Facebook page builder ShortStack doesn’t call it quits once its users’ pages are up and running, sharing its advice on how page administrators can craft the most effective status updates.
More details are available in the infographic, but ShortStack’s 10 quick tips and examples for better status updates are:
Post an interesting fact.Share a tip.Endorse content.Don’t always ask a question.Inspire action.Tell users what to expect.Add a P.S.Use short links.Use images with text.Ask users to comment.
Via Brian Yanish - MarketingHits.com, Lauren Moss
I LOVE this digital footprint instructional guide for teachers to use with their students. Targeted at middle schoolers, those who are new "digital citizens." I think it even has pointers for those of us that are more experienced
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Facebook, Twitter, Pinterest. These are some of the names in social media networking that you will be familiar with due to their global popularity. These days, Facebook is pretty much ubiquitous with over 900 million users across the world...
Don't picture this: 9 photos your company website can do without
SUMMARY: Bad content for a company website includes photos of the company's building (unless you built it), party pictures, a mission-statement graphic and poorly shot webcam or mobile-phone photos. And despite their reputation in marketing, nix the shots of the cute kids and pets, too, Elizabeth Williams writes.
... In the B2B space, you need to think before you post images on your website, blog, Facebook page, Pinterest boards and Google+ spots. If you have any of these things on any of those places, now is a really good time to do the right thing and get rid of them:
1. Your building
Please don’t make us look at a photo of your building. Almost anyone can rent a unit in a suburban industrial park. You aren’t that special. If you run a home-based business, this applies to you too.
-- Obvious Exception: You are a construction company and you built that building.
2. Children Why would anyone who is buying industrial carpets or server racks want to look at a bad photo of your kid? They’re not as cute as you think they are (sorry, but that’s universally true) and they aren’t helping you sell anything, so their mere presence in your content could be undermining your ability to send them to college, which means they will continue to hang about your company getting in the way and still not selling anything.
-- Obvious exceptions: Your CEO is a child. You sell things having to do with children.
3. Your Staff
Maybe you do have cute kids, but it’s a safe bet your accounting team is pretty scary, as are the guys in the warehouse and that analyst who grows wheat on his windowsill. Heck, most of their co-workers don’t want to see them so why would your customers and prospects want to see them? Meet our team! No thank you. -- Obvious exceptions: Can’t think of any.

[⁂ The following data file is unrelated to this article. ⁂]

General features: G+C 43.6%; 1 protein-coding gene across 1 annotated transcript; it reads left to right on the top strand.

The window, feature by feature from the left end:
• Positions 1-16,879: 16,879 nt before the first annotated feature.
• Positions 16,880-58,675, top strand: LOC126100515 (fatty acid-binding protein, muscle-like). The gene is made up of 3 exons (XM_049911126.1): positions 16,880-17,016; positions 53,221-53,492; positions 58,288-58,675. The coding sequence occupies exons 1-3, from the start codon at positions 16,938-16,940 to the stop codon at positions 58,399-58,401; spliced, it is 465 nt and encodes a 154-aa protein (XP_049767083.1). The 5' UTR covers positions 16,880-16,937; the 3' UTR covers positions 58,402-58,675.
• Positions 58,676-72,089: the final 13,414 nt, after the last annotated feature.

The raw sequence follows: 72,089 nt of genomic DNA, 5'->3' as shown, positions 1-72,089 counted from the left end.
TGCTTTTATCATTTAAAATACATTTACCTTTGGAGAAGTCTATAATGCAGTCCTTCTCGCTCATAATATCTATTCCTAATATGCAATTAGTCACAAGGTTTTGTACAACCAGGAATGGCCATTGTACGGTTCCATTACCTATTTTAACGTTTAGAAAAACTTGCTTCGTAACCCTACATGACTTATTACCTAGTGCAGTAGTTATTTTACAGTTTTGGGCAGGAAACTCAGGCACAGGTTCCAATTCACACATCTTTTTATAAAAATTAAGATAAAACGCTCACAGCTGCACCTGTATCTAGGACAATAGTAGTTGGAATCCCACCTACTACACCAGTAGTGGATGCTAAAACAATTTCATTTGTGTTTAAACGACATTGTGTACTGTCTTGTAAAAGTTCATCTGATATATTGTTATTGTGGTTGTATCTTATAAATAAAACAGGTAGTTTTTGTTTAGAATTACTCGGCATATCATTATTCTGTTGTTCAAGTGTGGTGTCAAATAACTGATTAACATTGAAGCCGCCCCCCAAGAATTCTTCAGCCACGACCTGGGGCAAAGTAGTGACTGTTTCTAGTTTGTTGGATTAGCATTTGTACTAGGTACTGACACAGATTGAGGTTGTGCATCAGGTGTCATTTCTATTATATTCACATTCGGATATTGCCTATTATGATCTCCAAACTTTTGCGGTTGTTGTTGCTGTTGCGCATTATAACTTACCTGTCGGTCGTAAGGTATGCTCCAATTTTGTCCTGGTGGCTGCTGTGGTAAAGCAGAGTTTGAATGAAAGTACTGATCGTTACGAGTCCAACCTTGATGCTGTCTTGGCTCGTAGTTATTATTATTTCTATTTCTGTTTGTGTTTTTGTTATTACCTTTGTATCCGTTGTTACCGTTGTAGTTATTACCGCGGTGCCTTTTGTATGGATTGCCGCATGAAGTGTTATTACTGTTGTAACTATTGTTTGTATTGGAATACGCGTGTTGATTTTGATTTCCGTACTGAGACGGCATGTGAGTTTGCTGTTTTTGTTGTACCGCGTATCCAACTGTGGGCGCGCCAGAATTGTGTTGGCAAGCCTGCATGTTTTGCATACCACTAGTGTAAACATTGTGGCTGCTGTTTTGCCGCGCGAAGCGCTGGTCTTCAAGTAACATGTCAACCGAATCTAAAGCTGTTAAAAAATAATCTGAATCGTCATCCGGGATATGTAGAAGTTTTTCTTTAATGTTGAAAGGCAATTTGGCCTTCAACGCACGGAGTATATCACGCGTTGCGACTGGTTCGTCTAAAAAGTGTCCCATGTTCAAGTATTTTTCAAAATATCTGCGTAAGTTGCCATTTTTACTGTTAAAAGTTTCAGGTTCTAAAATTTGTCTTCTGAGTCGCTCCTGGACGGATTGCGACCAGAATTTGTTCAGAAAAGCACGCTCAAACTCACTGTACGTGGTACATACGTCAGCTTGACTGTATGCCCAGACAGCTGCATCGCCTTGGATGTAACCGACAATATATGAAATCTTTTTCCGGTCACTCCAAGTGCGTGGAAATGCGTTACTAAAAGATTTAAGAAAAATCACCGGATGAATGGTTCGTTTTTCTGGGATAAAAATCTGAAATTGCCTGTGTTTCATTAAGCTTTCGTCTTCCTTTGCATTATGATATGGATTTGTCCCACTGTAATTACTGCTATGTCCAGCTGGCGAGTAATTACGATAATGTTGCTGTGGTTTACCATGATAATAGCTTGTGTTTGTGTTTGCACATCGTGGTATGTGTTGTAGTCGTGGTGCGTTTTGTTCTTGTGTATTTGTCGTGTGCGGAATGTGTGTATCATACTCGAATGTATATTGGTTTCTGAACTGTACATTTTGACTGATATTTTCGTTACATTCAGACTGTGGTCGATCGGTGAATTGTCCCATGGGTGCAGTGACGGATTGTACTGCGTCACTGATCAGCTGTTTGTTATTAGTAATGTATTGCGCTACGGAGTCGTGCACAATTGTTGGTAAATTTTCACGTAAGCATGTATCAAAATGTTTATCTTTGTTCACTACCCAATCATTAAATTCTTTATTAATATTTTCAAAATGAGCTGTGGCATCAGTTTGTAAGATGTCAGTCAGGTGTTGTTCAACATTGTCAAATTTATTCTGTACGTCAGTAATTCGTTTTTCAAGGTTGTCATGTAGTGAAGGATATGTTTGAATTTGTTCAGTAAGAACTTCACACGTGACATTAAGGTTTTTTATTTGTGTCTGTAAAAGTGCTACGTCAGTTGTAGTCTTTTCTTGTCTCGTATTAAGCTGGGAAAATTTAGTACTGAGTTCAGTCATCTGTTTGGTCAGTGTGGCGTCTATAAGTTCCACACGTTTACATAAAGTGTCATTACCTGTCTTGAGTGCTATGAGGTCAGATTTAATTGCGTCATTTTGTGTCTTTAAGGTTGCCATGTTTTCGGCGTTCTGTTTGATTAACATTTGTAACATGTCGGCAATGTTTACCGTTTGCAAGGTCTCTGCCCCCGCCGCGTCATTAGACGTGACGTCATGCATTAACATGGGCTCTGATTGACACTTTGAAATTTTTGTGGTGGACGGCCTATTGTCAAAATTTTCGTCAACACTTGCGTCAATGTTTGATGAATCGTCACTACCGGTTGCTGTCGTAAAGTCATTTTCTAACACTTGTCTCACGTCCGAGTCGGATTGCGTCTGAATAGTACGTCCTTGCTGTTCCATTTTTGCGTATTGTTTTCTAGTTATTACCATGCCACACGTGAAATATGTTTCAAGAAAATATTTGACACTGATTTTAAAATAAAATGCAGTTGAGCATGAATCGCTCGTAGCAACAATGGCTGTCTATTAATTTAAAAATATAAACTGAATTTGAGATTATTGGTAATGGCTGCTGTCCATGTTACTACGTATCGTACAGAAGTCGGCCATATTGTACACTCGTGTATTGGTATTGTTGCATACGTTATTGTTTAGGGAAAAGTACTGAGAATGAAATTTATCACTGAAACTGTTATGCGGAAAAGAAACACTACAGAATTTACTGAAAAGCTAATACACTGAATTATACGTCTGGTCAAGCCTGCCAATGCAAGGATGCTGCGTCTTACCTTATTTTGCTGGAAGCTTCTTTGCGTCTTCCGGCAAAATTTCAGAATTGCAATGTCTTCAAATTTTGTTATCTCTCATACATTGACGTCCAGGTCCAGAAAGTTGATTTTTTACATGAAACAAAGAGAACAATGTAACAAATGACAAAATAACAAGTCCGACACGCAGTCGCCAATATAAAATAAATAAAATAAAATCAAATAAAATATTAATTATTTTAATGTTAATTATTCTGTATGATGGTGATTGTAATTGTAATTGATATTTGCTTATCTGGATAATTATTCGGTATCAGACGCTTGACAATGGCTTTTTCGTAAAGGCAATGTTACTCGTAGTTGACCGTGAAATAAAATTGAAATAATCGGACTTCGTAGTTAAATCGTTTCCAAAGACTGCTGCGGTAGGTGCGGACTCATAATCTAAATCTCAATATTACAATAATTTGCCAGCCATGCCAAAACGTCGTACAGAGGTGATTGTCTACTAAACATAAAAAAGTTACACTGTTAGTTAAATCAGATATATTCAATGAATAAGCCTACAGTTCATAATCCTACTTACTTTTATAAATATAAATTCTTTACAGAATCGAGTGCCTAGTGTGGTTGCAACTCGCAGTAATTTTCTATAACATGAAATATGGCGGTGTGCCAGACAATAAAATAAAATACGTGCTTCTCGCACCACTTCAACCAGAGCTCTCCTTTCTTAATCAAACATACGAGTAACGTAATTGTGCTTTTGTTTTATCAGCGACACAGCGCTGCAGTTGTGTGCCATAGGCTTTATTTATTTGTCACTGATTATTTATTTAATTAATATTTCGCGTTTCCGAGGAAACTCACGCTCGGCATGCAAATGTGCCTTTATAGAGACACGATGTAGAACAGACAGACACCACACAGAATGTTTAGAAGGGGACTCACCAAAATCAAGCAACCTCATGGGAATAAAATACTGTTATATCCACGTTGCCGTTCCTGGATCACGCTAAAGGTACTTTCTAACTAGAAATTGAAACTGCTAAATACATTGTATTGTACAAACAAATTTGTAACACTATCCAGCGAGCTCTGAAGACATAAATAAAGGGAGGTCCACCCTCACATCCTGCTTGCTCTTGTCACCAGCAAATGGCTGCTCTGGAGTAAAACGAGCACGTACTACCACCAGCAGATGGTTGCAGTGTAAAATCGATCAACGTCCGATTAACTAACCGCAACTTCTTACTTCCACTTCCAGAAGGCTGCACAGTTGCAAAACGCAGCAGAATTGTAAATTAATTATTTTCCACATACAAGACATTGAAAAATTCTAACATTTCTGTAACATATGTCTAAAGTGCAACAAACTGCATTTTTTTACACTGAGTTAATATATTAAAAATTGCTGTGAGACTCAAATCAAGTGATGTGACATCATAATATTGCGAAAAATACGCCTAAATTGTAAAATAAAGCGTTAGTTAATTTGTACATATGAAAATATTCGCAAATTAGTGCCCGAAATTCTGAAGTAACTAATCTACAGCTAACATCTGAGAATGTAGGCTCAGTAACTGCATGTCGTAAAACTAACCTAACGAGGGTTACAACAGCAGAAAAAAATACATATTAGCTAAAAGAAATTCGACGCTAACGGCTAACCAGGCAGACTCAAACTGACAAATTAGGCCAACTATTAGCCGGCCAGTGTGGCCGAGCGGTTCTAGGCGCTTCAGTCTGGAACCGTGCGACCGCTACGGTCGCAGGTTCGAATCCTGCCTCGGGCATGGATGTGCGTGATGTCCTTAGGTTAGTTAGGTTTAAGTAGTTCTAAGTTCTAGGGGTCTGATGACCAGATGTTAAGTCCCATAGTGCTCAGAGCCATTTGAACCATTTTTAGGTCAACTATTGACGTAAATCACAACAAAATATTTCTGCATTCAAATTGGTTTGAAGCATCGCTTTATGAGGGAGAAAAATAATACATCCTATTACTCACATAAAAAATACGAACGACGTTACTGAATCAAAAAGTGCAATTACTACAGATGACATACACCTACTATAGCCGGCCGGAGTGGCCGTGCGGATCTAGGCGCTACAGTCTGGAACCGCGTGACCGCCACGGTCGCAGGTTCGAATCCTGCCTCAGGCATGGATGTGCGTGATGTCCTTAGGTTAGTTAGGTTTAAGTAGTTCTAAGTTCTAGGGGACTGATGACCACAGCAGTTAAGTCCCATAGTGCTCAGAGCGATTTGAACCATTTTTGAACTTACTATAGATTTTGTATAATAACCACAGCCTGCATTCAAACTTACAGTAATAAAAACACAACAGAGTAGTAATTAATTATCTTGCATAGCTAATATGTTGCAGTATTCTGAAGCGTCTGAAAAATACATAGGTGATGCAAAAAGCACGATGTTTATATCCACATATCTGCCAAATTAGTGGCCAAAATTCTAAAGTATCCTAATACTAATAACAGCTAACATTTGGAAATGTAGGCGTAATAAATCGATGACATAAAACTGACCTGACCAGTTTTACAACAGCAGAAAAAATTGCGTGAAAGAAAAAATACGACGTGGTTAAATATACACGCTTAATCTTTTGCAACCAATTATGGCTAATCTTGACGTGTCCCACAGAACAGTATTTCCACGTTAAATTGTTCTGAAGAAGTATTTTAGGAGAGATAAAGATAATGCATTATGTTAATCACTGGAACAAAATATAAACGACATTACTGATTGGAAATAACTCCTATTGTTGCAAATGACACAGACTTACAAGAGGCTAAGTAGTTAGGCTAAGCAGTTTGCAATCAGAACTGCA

4. Your mission statement
We’ve been over this, people. The mission statement is for your inside voice. Besides, it probably isn’t very good (most aren’t) so let’s not take aim at our other foot by putting it up in public. Or worse still, making it ugly and then putting it up in public. -- Obvious Exceptions: There aren’t any. Just don’t do it.
5. Any headshot taken with a webcam or a mobile phone or by your mother
There’s a reason photographers charge money for executive head shots. The reason is that it actually takes a bit of skill to get it right. If you simply must put photos of people on your site (see number 3 above) then fork over some money for something decent.
6. Dogs and Cats In what possible universe is having an animal image going to help you? It does not make you seem friendlier; it does not make you seem like a cool company; it doesn’t even make people feel good. All it does is tell your customers that you would rather screw around with photos of your pet than offer meaningful information about, say, your products! -- Obvious Exceptions: You sell pet or animal things, but even then, use a stock photo or pay for a professional to take product shots.
7. Any Awards Ceremony You’ve won an award? How lovely! Congratulations. You should absolutely let the whole world know. Awards are great for credibility, awareness and all that good stuff. But for the love of God, don’t make us look at your employee shaking hands in a dimly lit banquet hall with someone else while holding up a plaque nobody can read and smiling awkwardly. Please. Please. Please. -- Obvious Exceptions: Nobel Prize ceremonies and (maybe) and Oscar.
8. Your Lousy Holiday Greeting
I believe I’ve made my position clear on the subject of terrible holiday greetings. But as perplexing as it is to me why anyone would create rubbish holiday greetings for people from whom they hope to extract more money, it is even stranger that they would post them on their blog or You Tube for everyone to see.
9. Your Staff Party
I can’t believe I need to ask this, but here goes: how is a shot of your logistics manager doing a keg stand going to help you build credibility and sell stuff? No staff party pictures. Ever. Period. Even if there’s cake. -- Obvious Exceptions: None.
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Creating engaging newsletters with your curated content is really easy.